Monday, October 24, 2011

Somewhere Out There (from An American Tail)

Towards the beginning of my freshmen year of college I told my mom that I had a cold. She then proceeded to call me every day, multiple times a day checking up on me. I remember getting really annoyed at my mom and slightly frustrated. I felt like I was an adult and that she didn’t need to worry about me.

Then one time she called worrying about something that I felt was irrational and I got frustrated with her and told her that I didn’t need her to worry about me and she responded “Of course I worry about you, it’s my job.”

Your mom worrying about you is one of the greatest blessing you will ever have your life. Whether you realize it or not, the knowledge that she is out there thinking about you and loving you is what gives connects you to your mom and the world knowing that you are never alone.

“Somewhere Out There” from the 1986, Spielberg produced film is about this feeling.


An American Tail - Somewhere Out There from kojihoon on Vimeo.

During a time when Disney’s animated features were mediocre, Spielberg took a shot at created an animated feature and the result was an immigration story that spoke to the hopes and struggles of the immigrant experience of the 1880s.

The film follows the Mousekewitzes, a family of Russian Jews who immigrate to American. During the journey, the son Fievel becomes separated from the family.  The film follows the families' struggle to find each other while surviving in a new country.

“Somewhere Out There” is a duet between Fievel and his sister Tanya, in which they sing about their hopes of finding each other. It features the “somewhere” motif, the leaping melodic shape on that word also featured in “Somewhere Over The Rainbow,” which expresses a longing before the melody gently descendes.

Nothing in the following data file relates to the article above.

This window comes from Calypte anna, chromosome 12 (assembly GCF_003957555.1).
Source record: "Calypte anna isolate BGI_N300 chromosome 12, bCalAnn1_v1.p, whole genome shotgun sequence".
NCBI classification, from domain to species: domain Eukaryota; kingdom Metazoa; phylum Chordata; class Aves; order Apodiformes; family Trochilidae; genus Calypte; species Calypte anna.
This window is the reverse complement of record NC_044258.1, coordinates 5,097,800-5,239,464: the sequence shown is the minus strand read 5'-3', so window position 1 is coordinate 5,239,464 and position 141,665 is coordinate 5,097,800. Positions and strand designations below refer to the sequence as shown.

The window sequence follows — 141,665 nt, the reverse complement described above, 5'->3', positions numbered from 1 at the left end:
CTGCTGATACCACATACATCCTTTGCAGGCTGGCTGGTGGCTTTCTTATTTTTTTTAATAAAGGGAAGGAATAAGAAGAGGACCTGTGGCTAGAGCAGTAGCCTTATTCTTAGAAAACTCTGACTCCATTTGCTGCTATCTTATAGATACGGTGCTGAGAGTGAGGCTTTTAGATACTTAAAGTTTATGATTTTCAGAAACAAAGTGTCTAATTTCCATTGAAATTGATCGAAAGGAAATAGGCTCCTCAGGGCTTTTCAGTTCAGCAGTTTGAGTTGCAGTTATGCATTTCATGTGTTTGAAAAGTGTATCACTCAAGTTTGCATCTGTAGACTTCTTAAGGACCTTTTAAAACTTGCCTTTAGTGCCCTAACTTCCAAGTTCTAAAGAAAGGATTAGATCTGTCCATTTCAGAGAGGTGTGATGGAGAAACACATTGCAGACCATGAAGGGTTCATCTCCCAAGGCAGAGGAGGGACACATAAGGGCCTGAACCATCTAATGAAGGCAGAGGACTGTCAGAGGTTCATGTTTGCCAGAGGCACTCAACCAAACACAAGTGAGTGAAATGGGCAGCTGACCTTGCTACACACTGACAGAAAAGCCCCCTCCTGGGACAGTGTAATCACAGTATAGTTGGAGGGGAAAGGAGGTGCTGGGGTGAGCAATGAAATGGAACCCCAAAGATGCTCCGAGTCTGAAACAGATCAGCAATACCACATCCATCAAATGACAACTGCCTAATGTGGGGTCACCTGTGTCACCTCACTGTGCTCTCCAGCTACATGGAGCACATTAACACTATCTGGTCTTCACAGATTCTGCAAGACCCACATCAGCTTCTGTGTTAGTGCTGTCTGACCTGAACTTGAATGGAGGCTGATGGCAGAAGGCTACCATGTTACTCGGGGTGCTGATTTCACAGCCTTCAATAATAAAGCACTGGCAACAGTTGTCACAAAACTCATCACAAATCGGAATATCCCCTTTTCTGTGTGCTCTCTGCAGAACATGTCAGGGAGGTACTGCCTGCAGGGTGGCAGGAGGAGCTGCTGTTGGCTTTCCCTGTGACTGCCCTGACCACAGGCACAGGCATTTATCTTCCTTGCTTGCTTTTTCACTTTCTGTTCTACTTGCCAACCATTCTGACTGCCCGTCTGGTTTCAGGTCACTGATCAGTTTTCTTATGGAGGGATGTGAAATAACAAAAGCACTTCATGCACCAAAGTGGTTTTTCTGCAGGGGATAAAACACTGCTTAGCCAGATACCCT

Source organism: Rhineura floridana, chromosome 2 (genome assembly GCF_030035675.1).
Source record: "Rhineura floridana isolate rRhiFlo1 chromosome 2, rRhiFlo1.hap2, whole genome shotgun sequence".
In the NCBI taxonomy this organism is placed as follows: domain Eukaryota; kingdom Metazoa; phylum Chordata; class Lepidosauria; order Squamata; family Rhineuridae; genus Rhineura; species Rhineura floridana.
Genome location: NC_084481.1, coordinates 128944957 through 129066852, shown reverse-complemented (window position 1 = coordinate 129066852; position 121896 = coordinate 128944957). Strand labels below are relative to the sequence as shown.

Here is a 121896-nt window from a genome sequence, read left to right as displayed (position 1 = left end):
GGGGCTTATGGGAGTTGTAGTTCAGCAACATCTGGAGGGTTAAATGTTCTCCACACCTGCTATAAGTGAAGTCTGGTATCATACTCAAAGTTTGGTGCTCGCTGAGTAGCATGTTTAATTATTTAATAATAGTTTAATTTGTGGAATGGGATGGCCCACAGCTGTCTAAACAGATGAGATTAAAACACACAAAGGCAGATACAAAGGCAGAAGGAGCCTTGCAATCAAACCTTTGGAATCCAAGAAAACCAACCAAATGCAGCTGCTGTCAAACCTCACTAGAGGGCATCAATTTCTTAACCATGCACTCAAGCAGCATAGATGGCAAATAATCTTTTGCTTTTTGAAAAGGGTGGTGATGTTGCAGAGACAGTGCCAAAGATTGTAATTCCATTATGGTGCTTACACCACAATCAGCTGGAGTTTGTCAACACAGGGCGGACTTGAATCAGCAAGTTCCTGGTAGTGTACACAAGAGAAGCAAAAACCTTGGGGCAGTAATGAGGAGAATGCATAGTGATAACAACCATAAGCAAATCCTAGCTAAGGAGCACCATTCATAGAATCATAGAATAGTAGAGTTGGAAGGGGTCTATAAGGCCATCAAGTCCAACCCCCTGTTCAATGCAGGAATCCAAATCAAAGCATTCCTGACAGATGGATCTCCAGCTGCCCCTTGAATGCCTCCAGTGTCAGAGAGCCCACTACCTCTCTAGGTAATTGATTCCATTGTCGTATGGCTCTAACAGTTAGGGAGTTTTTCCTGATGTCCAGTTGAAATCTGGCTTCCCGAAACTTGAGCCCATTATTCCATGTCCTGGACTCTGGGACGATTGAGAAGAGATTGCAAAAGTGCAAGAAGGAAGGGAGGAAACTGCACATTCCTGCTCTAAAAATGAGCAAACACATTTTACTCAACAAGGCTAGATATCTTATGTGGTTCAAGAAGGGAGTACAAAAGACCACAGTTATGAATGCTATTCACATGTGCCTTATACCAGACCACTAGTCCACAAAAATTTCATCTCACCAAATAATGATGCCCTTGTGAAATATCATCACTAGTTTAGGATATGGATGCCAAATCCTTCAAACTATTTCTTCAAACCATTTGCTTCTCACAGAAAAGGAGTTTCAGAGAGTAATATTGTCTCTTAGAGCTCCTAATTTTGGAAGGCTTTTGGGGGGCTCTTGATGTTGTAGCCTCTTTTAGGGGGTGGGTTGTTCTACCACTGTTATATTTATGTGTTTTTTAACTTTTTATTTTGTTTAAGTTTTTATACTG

One of the strengths of this film is that the voice actors for the kids songs like, well, kids and this is also true for the singing of ‘Somewhere Out There.” Yeah, it’s a little rough but it's cute and feels more real then singing it with perfect technique and clarity.

Fievel is lost in New York City. Think about that for a second. That would be scary today as an adult, now imagine that as a kid in the 1880s. But he’s hopeful because as the song reminds him, “someone’s thinking of me and loving me tonight.”

When things are going fine, you may not think you need to be reminded your mom is out there worrying about you.  But when you have a moment in your life when you feel lost and lonely knowing that your mom is out there really makes the worlds seem not as scary.  As Fievel sings “it helps to think we’re sleeping underneath the same big sky.

Nagging phone calls and e-mails are more than worth enduring to be reminded of how much your mom cares about you. Don’t try to argue that she’s being silly or irrational and don’t give her some sarcastic remark, she’s not trying to make your life harder or more inconvenient, she just cares.

So next time your mom calls you and expresses concern about something going on in your life, just say “thank you for thinking of me” and ensure her that you’ll be careful no matter how irrational her worry may be.

She’s just doing her job.

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